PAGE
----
After NATO concluded an emergency meeting to discuss the crisis in eastern Ukraine, the country is struggling to contain heavy fighting near the strategic port of Mariupol, on the Azov Sea. Separatist rebels are trying to capture the city, allegedly with Russian military help, and Ukraine's defense forces are digging in. VOA's Daniel Schearf spoke with analysts about what lies ahead for Ukraine.
Video

Video Ukraine Battles Pro-Russia Rebel Assault

After NATO concluded an emergency meeting to discuss the crisis in eastern Ukraine, the country is struggling to contain heavy fighting near the strategic port of Mariupol, on the Azov Sea. Separatist rebels are trying to capture the city, allegedly with Russian military help, and Ukraine's defense forces are digging in. VOA's Daniel Schearf spoke with analysts about what lies ahead for Ukraine.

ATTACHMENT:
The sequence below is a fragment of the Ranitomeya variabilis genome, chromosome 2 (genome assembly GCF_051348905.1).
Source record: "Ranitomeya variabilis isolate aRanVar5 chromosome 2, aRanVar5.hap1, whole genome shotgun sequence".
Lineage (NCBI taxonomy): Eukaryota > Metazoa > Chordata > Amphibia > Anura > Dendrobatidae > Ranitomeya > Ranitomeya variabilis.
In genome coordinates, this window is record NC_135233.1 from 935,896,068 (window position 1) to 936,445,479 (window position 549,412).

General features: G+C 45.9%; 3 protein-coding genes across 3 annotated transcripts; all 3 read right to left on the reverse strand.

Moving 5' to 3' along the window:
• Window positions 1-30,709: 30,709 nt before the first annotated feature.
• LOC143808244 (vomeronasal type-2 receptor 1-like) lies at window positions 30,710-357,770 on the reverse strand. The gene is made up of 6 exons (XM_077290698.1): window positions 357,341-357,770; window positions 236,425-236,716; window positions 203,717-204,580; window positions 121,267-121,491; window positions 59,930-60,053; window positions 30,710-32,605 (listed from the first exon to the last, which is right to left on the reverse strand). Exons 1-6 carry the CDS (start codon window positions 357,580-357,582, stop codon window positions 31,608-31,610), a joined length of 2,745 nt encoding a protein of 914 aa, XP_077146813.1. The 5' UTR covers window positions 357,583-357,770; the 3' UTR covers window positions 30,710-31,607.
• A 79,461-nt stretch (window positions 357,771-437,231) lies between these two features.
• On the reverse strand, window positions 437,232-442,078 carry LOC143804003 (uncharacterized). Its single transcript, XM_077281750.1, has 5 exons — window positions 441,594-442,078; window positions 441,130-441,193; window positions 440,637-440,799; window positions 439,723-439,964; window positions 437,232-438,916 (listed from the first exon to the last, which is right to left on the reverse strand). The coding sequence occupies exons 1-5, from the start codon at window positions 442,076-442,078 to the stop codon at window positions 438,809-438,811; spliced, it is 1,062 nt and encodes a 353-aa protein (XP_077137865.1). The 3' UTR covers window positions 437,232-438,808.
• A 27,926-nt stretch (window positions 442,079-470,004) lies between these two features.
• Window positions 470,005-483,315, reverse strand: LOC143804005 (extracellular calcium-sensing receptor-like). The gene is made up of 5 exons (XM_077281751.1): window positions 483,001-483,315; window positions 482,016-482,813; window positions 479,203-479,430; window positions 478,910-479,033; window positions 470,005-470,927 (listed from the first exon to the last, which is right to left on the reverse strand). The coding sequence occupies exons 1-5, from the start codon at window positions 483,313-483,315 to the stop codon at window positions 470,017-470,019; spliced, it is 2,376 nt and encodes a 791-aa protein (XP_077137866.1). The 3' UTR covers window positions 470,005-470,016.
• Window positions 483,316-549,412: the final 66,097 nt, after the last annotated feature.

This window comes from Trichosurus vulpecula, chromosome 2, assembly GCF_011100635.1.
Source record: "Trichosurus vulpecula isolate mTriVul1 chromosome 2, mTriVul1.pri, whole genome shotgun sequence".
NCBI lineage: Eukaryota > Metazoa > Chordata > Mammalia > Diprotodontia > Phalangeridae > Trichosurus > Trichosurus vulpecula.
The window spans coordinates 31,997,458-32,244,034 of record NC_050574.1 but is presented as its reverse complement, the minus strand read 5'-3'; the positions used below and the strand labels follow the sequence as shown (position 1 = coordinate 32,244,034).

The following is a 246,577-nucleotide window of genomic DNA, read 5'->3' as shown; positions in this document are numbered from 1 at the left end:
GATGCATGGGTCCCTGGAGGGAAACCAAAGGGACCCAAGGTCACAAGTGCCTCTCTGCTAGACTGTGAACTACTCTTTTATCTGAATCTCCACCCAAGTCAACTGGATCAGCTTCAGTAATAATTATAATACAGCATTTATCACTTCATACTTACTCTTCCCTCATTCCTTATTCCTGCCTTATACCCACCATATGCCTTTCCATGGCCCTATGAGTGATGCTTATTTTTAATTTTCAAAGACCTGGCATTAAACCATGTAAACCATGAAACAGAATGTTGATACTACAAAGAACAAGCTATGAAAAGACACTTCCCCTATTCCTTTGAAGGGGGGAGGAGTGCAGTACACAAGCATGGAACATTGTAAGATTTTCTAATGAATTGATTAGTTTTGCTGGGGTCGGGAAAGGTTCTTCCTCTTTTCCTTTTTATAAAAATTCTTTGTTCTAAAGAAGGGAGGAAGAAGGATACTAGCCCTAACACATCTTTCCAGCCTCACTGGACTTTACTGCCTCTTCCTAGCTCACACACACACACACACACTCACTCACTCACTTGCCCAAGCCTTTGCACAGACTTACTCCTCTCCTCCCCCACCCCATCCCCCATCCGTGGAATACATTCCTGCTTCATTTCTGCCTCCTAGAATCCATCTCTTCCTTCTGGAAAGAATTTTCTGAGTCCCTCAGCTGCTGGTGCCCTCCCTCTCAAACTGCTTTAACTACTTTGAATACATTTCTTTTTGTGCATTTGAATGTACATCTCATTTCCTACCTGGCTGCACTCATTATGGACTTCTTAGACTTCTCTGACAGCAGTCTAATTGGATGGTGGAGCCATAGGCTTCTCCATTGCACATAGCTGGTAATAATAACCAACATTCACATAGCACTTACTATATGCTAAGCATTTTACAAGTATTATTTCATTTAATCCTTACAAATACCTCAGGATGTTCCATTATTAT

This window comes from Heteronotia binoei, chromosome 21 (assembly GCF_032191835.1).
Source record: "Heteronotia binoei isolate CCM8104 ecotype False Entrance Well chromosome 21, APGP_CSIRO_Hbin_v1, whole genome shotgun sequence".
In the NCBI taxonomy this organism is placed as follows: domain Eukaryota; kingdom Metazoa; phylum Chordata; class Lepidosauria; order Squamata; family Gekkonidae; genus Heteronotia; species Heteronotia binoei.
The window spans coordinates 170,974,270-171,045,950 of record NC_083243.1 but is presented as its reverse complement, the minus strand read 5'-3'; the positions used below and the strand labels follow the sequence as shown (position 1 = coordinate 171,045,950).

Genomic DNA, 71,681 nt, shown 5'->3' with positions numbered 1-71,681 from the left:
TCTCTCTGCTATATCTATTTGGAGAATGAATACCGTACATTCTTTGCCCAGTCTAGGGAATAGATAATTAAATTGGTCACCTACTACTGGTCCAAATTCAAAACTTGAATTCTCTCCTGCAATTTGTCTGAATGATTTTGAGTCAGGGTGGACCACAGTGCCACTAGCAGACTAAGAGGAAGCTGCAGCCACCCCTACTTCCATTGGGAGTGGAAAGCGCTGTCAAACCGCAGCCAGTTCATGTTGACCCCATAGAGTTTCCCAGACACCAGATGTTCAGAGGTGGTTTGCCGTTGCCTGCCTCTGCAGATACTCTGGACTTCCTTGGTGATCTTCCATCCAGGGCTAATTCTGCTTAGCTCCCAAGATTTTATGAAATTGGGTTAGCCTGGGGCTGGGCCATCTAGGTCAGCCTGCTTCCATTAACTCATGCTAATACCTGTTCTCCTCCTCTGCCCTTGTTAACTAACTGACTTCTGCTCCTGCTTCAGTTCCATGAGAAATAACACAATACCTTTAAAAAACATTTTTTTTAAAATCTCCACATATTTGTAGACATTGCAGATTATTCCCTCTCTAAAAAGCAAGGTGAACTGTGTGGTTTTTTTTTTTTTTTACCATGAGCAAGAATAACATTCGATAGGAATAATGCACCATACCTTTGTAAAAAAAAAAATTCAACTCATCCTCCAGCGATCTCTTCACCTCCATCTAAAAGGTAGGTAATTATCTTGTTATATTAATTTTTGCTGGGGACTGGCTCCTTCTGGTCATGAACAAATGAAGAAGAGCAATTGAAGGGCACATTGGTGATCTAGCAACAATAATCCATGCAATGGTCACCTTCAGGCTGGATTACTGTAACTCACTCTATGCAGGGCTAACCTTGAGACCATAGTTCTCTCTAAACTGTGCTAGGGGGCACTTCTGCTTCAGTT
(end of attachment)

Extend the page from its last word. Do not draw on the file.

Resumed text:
Video

Video Growing Business Offers Paint with a Twist of Wine

Two New Orleans area women started a small business seven years ago with one thing in mind: to help their neighbors relieve the stress of coping with a hurricane's aftermath. Today their business, which pairs painting and a little bit of wine, has become one of the fastest growing franchises across the U.S. VOA’s June Soh met the entrepreneurs at their newest franchise location in the Washington suburbs.
Video

Video Ebola Vaccine Trials To Begin Next Week

The National Institutes of Health says it is launching early stage trials of a vaccine to prevent the Ebola virus, which has infected or killed thousands of people across West Africa. The World Health Organization says Ebola could infect more than 20,000 people across the region by the time the outbreak is over. The epidemic has health experts and governments scrambling to prevent more people from becoming infected. Zlatica Hoke has more.
Video